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Game of Indian Exporters can’t bring down International market price.

Growers hold back stocks as rubber prices zoom

M.R. Subramani

Chennai, Feb. 21 Prices of natural rubber, which topped Rs 100 a kg this week and were quoted at Rs 101 on Thursday, have witnessed a sudden rise during the last 10 days. And despite higher prices, buyers are not able to find stocks.

“No one knows what is happening in the rubber market. Looks like it is being driven by speculation rather than any physical transaction,” said Prof K.K. Abraham, President of the Pala Marketing Cooperative Society.

Prices for RSS-4 (ribbed smoked sheet) had been ruling steady at Rs 94 a kg until the beginning of last week before the current bull run began. “The rates had been consistent around Rs 94 in the last two months. There is no rhyme or reason for the sudden rise in the last few days,” said Mr Radhakrishnan of the Cochin Rubber Merchants Association.

Analysts, however, attribute the sudden rise to two factors. One, the rise in prices of crude oil, which touched a record $101.10 a barrel on Wednesday. Two, early wintering of trees, when the leaves are shed, in Thailand, the top rubber producer of the world. Crude oil derivatives are used in production of synthetic rubber, which is an alternative to natural rubber and wintering means trees cannot be tapped.

‘alarm bells’ The rise in prices has left the user industry such as the tyre manufacturers worried. “Rubber price having crossed the Rs 100 a kg mark this week rings alarm bells for the tyre industry. An increase of Rs 5-6 a kg within a week has placed tremendous cost push pressure on the tyre industry,” said Dr R.P. Singhania, Chairman of the Automotive Tyre Manufacturers’ Association. According to the association, an increase of Rs 5 a kg in rubber price translates into an input cost increase of over Rs 100 for each truck and bus tyre.

What is more worrying is that the increase comes during the peak production period and when stocks are projected at around two lakh tonnes. “We are surprised with the sudden rise as it is a peak production period now,” Dr Singhania said.

“Stocks at the end of January were estimated at 2.20 lakh tonnes. February production is projected at 55,000 tonnes and domestic consumption at 75,000 tonnes. About 12,000 tonnes are being exported but imports are also taking place. But taking everything into consideration, there should be a carryover stock of 1.8-1.9 lakh tonnes by the end of March,” said Mr Radhakrishnan. “But we don’t find the stocks in the market,” said officials of the All-India Rubber Industries Association during a press briefing in Chennai.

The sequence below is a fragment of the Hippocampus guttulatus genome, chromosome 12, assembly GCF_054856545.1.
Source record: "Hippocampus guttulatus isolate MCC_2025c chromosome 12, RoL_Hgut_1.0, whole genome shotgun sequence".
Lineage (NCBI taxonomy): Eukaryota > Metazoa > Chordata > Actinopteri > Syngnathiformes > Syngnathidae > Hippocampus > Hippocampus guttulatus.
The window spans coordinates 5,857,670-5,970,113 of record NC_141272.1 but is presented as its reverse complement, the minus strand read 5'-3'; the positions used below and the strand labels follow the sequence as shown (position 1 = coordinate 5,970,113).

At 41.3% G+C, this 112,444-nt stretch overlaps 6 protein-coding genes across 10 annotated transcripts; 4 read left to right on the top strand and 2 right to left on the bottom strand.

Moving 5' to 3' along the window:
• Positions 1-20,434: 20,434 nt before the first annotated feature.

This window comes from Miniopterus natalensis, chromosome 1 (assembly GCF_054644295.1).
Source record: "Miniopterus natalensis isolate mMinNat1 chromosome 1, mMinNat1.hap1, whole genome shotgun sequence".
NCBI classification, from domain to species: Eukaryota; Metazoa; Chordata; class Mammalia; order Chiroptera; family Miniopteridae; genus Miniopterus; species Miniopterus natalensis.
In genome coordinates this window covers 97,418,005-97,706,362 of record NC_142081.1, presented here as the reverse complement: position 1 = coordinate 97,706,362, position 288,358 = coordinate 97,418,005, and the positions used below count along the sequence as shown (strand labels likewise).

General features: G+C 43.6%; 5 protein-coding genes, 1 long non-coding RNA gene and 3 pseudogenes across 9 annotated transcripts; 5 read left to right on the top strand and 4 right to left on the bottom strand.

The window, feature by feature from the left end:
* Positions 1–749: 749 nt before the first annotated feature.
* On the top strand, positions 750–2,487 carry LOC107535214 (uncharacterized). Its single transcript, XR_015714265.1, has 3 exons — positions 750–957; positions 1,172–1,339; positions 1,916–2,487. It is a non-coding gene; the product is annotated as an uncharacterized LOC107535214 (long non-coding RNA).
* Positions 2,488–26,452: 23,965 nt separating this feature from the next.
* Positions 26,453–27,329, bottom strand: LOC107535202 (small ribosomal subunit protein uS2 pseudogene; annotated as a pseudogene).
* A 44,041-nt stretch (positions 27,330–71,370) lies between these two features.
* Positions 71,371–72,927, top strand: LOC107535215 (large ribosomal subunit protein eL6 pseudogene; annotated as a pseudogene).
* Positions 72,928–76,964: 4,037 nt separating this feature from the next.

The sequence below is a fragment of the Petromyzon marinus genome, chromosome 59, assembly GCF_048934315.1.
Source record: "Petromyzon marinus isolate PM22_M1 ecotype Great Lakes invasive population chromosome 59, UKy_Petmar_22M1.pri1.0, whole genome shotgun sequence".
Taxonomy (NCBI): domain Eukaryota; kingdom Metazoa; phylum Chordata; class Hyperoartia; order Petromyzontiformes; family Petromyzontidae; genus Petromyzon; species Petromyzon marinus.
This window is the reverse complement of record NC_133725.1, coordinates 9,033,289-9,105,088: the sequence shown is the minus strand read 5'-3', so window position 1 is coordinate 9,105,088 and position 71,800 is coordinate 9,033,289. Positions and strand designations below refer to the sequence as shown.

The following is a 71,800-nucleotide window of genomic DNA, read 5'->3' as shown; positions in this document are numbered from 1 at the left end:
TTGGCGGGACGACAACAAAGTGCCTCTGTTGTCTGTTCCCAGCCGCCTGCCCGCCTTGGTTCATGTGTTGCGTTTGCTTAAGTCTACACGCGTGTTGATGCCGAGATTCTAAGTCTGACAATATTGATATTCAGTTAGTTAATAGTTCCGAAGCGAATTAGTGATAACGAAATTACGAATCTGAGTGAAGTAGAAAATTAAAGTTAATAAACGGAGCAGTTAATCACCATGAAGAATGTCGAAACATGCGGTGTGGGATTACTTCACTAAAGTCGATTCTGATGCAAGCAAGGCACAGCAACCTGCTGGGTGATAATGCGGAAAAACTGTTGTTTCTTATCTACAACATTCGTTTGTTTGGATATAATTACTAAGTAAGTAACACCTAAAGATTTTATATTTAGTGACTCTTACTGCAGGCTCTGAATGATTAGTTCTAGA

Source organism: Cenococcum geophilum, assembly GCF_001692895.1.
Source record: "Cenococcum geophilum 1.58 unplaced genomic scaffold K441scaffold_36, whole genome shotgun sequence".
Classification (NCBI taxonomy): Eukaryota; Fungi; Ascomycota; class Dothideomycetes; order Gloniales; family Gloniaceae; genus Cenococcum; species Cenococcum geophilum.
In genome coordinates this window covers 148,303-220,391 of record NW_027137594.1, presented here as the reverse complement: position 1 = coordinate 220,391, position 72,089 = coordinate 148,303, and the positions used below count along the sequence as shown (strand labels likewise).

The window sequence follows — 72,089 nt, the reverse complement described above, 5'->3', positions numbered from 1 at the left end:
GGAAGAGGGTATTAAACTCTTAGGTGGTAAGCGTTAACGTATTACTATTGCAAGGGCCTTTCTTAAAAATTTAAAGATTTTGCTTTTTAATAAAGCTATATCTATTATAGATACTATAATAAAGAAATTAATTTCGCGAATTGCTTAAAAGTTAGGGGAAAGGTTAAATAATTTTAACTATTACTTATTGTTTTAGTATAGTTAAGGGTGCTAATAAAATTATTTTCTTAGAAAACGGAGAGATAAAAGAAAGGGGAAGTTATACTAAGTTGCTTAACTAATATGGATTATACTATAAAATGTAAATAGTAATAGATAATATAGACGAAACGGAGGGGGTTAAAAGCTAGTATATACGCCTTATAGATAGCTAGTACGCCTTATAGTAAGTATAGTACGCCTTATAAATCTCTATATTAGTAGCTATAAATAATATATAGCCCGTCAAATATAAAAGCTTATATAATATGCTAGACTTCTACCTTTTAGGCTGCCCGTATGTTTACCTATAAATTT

“Maybe, growers could be holding stocks,” said Prof Abraham.

“Growers have been receiving fantastic prices during the last couple of years. Even small growers have been getting a good price and this has given them the capacity to hold on to their stocks. They are holding back quite a lot,” said Mr Radhakrishnan.

Tapping The good prices are also seeing growers continue tapping now, which is unusual. Usually, tapping is stopped around February second week and is resumed by March-end or early April. The good prices are encouraging them to continue tapping,” Mr Radhakrishnan said.

Though this year, production is seen lower at around 8.39 lakh tonnes against a consumption of 8.59 lakh tonnes. The stocks that can last for over two months are seen as a factor that can keep a leash on the prices. That, however, is not happening as growers, in expectation of good prices, are not bringing their produce to the market. Besides, nearly 75,000 tonnes of rubber have been imported, while exports are likely to be around 45,000 tonnes.

Industry and trade sources also blame the rise in prices to speculation. “This trend will have an adverse effect on the industry, especially tyre sector,” Dr Singhania said.

Courtesy: Thehindubusinessline

Why I choose this heading?

Ans. Why a rubber cultivators voice was not included in this report ?

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